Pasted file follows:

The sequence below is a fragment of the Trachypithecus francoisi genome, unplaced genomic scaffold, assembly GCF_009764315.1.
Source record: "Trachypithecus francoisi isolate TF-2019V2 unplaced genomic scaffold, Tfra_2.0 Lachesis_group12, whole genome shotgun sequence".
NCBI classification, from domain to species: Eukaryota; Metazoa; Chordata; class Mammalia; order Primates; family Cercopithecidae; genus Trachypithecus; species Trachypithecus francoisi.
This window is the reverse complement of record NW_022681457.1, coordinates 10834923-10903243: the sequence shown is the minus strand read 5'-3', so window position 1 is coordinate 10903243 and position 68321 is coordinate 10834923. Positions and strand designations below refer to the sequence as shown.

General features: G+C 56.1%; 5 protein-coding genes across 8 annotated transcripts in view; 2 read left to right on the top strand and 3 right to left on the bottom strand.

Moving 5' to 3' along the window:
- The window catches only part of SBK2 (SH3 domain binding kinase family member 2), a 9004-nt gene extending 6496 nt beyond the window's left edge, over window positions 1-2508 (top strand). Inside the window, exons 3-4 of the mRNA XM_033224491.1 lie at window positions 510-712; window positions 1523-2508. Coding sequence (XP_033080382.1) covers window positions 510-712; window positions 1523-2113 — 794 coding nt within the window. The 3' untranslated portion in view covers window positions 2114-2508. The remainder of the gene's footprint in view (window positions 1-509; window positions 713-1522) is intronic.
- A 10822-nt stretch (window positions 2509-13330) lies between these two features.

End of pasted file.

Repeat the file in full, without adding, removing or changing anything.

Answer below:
The sequence below is a fragment of the Trachypithecus francoisi genome, unplaced genomic scaffold, assembly GCF_009764315.1.
Source record: "Trachypithecus francoisi isolate TF-2019V2 unplaced genomic scaffold, Tfra_2.0 Lachesis_group12, whole genome shotgun sequence".
NCBI classification, from domain to species: Eukaryota; Metazoa; Chordata; class Mammalia; order Primates; family Cercopithecidae; genus Trachypithecus; species Trachypithecus francoisi.
This window is the reverse complement of record NW_022681457.1, coordinates 10834923-10903243: the sequence shown is the minus strand read 5'-3', so window position 1 is coordinate 10903243 and position 68321 is coordinate 10834923. Positions and strand designations below refer to the sequence as shown.

General features: G+C 56.1%; 5 protein-coding genes across 8 annotated transcripts in view; 2 read left to right on the top strand and 3 right to left on the bottom strand.

Moving 5' to 3' along the window:
- The window catches only part of SBK2 (SH3 domain binding kinase family member 2), a 9004-nt gene extending 6496 nt beyond the window's left edge, over window positions 1-2508 (top strand). Inside the window, exons 3-4 of the mRNA XM_033224491.1 lie at window positions 510-712; window positions 1523-2508. Coding sequence (XP_033080382.1) covers window positions 510-712; window positions 1523-2113 — 794 coding nt within the window. The 3' untranslated portion in view covers window positions 2114-2508. The remainder of the gene's footprint in view (window positions 1-509; window positions 713-1522) is intronic.
- A 10822-nt stretch (window positions 2509-13330) lies between these two features.